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20 students. 6 universities. 8 short videos. 1 cause. National HIV Testing Day Personal Public Service Announcements

Photo of Dr. Kevin Fenton with a PPSA participant

Dr. Kevin Fenton, Director of the National Center for HIV/AIDS, Viral Hepatitis, STD, and TB Prevention , with a PPSA participant

To help get the word out about National HIV Testing Day (June 27), the CDC and the University of Georgia’s New Media Institute Exit Disclaimer collaborated on an innovative new media project. More than 20 students from six universities and five AIDS organizations hit the streets with video cameras this April to produce eight short video messages Exit Disclaimer encouraging young people to be tested for HIV.

To learn more about this project, we spoke with Dr. Scott Shamp Exit Disclaimer, a professor at the University of Georgia and the director of the New Media Institute Exit Disclaimer, and with our CDC colleague Jackie Rosenthal.

What are Personal PSAs?

Public service announcements Exit Disclaimer have become a mainstay in public health efforts. What differentiates personal PSAs from traditional ones, is that in addition to being user-generated, they are shared via cell phones and social network sites Exit Disclaimer, like YouTube, MySpace, and Facebook.

Why Personal PSAs?

Rosenthal stated, “We know that there are millions of young people who consume media differently today. They are more in tune with colleagues and the world via personal communication devices such as cell phones. We started to research the role of cell phones and other mobile media devices, and how these assets can play a part in enhancing people’s lives.”

Photo of Dr. Scott Shamp

Dr. Scott Shamp, University of Georgia’s New Media Institute

Dr. Shamp continued, “There is a new generation of creative individuals who can create a lot of cool things that resonate with various target audiences with very little technology.” And a cell phone allows people to send these messages friend-to-friend, colleague-to-colleague.

Creating the PPSAs

Each PPSA took a different approach to communicate the same message – HIV testing is quick, simple, painless, and VERY important.

We asked Dr. Shamp to tell us about how the PPSAs were developed. He told us that, after spending one day learning about HIV/AIDS, testing and surveillance, the students were then put into small groups and tasked with coming up with ideas for their short videos. On the second day, an expert panel approved their concepts and the groups hit the pavement with inexpensive video cameras to turn their concepts into actual video footage. On the evening of the second day, they showed the final products to all the students and project partners. “It was really exciting,” said Dr. Shamp.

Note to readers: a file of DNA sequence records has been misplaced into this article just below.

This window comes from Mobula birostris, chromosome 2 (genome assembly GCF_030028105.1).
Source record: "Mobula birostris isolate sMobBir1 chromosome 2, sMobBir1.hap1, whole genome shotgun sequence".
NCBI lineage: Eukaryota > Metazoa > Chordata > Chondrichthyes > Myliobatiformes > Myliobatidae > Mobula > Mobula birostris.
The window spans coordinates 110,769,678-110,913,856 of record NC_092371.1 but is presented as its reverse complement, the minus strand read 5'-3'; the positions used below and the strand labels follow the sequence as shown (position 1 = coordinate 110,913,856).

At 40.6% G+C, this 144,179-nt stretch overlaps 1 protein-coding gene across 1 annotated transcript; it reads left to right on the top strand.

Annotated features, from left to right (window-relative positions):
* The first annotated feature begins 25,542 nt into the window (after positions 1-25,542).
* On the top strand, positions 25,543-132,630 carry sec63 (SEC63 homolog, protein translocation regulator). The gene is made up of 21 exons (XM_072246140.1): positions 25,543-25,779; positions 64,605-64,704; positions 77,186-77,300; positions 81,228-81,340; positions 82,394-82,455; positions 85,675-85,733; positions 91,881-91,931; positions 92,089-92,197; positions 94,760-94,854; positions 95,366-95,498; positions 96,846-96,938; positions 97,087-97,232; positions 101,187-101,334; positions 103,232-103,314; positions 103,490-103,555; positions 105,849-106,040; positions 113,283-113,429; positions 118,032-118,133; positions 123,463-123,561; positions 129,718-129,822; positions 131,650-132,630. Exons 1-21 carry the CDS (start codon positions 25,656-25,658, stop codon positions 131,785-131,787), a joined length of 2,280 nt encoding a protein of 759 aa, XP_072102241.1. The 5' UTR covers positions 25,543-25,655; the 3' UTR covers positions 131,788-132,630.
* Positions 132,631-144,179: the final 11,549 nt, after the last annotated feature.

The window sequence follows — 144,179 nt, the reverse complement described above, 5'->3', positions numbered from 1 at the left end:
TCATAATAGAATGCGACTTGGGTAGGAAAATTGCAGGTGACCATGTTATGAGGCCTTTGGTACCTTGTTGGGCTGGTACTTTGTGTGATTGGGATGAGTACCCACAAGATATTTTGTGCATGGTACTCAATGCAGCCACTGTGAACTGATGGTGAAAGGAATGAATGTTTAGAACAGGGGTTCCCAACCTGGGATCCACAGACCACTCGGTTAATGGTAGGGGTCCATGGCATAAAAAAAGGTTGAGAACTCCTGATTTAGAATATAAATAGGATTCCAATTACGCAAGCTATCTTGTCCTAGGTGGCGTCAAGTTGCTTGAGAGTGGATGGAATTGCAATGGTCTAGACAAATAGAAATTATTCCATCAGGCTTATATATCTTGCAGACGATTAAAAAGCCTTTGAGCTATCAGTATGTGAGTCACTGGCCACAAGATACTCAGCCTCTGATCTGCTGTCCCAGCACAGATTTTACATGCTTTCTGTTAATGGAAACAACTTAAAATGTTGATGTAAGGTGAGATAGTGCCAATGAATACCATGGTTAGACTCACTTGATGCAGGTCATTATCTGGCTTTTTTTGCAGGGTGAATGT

The PPSA team credits two major components for bringing this project together and executing it successfully: creativity and cooperation. This endeavor required a group of partners like CDC and Verizon Wireless. Dr. Shamp stated, “It also relied heavily on crazily brave individuals to take on the production, and students and faculty, whom we call intrepid innovators, to help us carry this out from inception to completion.”

Tune in!

In anticipation of National HIV Testing Day, the PPSAs will be available on CDC’s YouTube channel Exit Disclaimer and MySpace Page Exit Disclaimer. We also encourage you to embed the video(s) Exit Disclaimer on your Web site or blog in support and observance of National HIV Testing Day.

For more information, visit the Univerisity of Georgia’s New Media Institute website Exit Disclaimer.

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Comments

  1. Tom Lee says:

    If the goverment wants to get their “Aids Message” across to the youth of today, they need to do it via popular media like youtube.
    A short video clip well make will get much more attention, than traditional newspaper/magazine advertising.
    You are on the right path with video to communicate wtih different interest goups, banner ads on youth sites etc.
    Regards,
    Tom Lee.

  2. Tech Blog says:

    Perhaps, goverment could be more sincerely about getting the number’s of people from getting HIV to be more low and low.

  3. It’s good that you guys have set-up these initiatives. Here in our country especially in my industry, there’s a growing number of cases for call center workers testing positive for HIV. We have 10 documented cases alone this 2008 whereas in the previous years these where either virtually unknown or unreported.
    Wish we had the same efforts here.

  4. Johny says:

    I would suggest that you promote this kind of services through high trafic social media sites ( eg: digg, youtube, stumble, etc) .
    Also some webmasters posting messages from time to time on their blogs would help also .

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